Womens Engineering Society: Inspiring women as engineers, scientists and technical leaders

Bethan Murray

Bethan Murray

I read a lot of stories about women who have taken on a career in engineering and who spent time in garages due to an interest in cars, motorbikes, energy and other areas which are more obviously associated with engineering. I did not fall into this bracket – which can be seen at work with my pink steel toe cap safety boots.Bethan Murray

Although engineering never stood out as an option to me initially, I have always had a keen interest in science; I read the ‘Horrible Science’ series of books from a young age. Sadly throughout school I was slowly put off science whilst studying for my GCSE’s and originally opted not to take any science subjects further into A-level. However, I was lucky enough at the age of 17 to be taken out of school for a week and sent to a Leadership Academy based at the US Space Centre in Huntsville Alabama. The project was funded by Honeywell in a bid to encourage bright students from all over the globe to consider engineering as a career path due to the lack of engineers being likely to cause problems for Honeywell and other companies alike. This experience helped me to realised the opportunities available and hence restarted my A levels to now incorporate Maths Physics and Biology.

During my studying towards A-levels I realised that I fell into the first bracket of students to be affected by the rise in University fees. Whilst I had originally been expecting to pay around £3,500, the fees increased to £9,000 and so I started to look for other routes into a career in engineering. I was advised by family and friends to investigate Rolls-Royce, as my main interest was aerospace engineering due to my week spent at ‘Space Camp’. The scheme I applied for was particularly appealing as I am still able to obtain a full MSc in 4 years – exactly the same as I would have done at University, whilst avoiding £50,000 of debt. The scheme not only offers me the degree but also business experience, a salary and a wealth of skills that I hadn’t even imagined whilst at college. The only concern was missing out on meeting new people and having the ‘student life’ at University, however when I realised up to 200 young people join the company in the same position every year I quickly realised the decision was a ‘no-brainer’.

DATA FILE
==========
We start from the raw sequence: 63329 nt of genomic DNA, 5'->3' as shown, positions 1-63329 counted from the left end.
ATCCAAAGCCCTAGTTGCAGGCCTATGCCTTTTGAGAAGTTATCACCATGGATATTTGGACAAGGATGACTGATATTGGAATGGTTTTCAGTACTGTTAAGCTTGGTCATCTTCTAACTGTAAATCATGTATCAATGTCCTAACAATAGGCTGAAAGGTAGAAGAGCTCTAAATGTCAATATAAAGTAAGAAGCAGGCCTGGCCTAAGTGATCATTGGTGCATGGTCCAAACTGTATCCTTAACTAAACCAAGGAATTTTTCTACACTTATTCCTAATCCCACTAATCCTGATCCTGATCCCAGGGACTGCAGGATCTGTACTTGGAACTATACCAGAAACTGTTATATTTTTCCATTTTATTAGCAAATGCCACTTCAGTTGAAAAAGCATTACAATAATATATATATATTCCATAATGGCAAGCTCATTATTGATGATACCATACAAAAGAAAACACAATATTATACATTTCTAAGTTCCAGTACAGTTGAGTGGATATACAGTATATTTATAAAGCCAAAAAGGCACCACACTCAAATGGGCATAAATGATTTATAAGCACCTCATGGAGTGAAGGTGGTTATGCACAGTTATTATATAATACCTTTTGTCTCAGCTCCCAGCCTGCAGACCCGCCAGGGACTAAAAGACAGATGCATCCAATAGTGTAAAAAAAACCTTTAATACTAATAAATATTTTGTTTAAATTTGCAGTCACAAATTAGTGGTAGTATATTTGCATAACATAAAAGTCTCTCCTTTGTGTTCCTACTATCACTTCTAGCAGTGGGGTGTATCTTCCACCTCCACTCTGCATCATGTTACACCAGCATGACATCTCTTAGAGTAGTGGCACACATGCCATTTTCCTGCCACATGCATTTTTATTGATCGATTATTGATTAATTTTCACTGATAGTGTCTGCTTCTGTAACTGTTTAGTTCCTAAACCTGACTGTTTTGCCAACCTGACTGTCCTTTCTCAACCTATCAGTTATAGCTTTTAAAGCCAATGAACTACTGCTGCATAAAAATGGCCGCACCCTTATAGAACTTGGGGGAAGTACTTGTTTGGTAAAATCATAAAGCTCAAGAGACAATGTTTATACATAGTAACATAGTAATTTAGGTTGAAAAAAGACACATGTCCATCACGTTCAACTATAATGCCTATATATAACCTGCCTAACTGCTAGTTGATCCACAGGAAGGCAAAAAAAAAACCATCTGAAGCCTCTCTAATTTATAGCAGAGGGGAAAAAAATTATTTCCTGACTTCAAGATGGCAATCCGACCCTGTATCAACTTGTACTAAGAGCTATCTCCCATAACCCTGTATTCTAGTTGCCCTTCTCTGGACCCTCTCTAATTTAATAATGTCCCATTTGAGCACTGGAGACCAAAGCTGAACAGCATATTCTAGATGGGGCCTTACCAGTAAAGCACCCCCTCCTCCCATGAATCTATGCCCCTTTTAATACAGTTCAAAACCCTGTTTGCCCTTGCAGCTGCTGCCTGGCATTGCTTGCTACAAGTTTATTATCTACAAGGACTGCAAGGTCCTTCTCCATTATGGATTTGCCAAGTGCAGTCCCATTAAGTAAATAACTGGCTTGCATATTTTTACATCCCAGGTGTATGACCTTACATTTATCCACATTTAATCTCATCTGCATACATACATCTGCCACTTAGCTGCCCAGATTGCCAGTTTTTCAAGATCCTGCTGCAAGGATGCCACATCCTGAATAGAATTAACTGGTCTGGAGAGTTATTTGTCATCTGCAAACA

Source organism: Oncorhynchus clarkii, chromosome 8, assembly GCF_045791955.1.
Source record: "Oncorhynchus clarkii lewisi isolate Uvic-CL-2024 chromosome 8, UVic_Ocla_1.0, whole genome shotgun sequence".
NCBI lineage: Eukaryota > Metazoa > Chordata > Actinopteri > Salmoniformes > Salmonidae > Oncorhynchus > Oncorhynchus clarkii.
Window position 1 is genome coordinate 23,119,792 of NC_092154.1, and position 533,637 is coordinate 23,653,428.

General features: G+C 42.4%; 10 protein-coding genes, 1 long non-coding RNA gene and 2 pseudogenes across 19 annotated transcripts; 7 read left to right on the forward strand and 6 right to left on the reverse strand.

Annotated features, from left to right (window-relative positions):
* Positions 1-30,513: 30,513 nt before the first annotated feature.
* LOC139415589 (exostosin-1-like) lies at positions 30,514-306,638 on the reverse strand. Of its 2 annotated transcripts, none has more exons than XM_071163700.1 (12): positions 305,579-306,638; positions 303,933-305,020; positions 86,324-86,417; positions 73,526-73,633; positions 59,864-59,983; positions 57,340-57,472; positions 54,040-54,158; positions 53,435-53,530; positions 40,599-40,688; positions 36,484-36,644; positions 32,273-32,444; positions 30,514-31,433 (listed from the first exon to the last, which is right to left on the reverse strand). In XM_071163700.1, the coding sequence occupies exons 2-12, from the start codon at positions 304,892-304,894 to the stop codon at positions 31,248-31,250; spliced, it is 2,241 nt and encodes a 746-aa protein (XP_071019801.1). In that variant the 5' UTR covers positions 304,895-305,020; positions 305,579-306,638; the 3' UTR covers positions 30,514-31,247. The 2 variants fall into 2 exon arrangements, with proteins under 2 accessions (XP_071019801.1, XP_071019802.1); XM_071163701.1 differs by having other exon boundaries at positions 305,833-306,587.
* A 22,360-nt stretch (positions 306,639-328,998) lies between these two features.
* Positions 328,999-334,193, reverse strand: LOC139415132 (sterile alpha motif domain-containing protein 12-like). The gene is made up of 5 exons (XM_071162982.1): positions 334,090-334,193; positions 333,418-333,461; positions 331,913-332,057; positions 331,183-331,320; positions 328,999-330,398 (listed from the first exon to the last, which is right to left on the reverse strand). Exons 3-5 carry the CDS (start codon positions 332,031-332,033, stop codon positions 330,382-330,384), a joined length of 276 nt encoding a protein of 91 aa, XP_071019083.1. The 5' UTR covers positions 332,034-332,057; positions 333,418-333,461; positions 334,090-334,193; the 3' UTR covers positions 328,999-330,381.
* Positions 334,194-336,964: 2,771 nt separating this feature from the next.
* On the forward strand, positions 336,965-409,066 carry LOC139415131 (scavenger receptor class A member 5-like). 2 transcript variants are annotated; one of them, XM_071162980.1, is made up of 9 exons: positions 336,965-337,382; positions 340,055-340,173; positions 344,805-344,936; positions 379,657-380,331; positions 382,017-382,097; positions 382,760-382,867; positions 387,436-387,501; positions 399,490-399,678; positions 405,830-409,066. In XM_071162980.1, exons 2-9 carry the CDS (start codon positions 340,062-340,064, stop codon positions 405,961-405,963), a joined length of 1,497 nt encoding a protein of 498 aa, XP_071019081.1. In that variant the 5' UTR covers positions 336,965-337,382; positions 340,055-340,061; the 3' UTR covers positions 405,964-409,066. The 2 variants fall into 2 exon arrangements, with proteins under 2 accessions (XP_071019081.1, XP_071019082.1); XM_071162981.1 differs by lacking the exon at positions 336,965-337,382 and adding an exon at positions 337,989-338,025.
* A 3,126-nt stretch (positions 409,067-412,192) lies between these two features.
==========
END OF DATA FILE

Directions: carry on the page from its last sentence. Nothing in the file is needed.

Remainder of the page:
The A Level Entry Manufacturing Development scheme was initiated in 2012 and I was part of the first intake. The aim of the scheme is to produce a pipeline into management roles such as production leaders. Participants work towards a full MSc in Engineering and Business Management from Warwick University. Achieving this Masters qualification takes the same amount of time as it would do if you left after A-Levels and studied full time at University – except with this scheme you have experienced theway business operates in the real world, and avoided astronomical debt.

On the Manufacturing Development scheme at Rolls-Royce we undertake 6 month placements in different functions and businesses to gain understanding of the company at a broad level; so a typical day is difficult to describe. At the moment I am based in the Precision Casting Facility where turbine blades for all variants of engines are produced. The function I am currently based in is Capability Acquisition which involves ensuring the facility has the capability to undertake any required processes to the tight tolerances required. This often means writing specifications, gaining management buy in, locating suppliers, requesting machine development, placing orders, overseeing project plans, overseeing the area preparation for a new machine to be moved in, overseeing and managing supplier deliveries and installation, commissioning the machinery and clearing the machine through capability readiness levels.

The obvious benefits of my scheme are the tangible ones – such as salary and business experience to add to your CV, but to me it is other things that count the most. I have gained so much more self-confidence than I thought possible and become more mature in the year I have been with Rolls-Royce. I know I can walk into a room of managers and deliver a presentation effectively and appropriately for a work environment. Not only are there endless benefits within career progression and networking but there are other benefits outside of work – I have relocated from Manchester to take up this amazing opportunity and have gained so much independence; e.g. I drive a Mini, have my own space and have learned to tackle the responsibilities that these things bring.

Rolls-Royce has not only given me engineering skills, I have gained many others such as presentation skills, facilitation skills and accreditation in lean six sigma.

Outside of work I enjoy person hobbies such as dance and cheerleading. I am also heavily involved in STEM ambassador work, to try and give other students the career advice I missed at school to prevent them making the same mistake I did of not taking on STEM subjects at A-Level. A key focus of this is also to encourage more girls into engineering!



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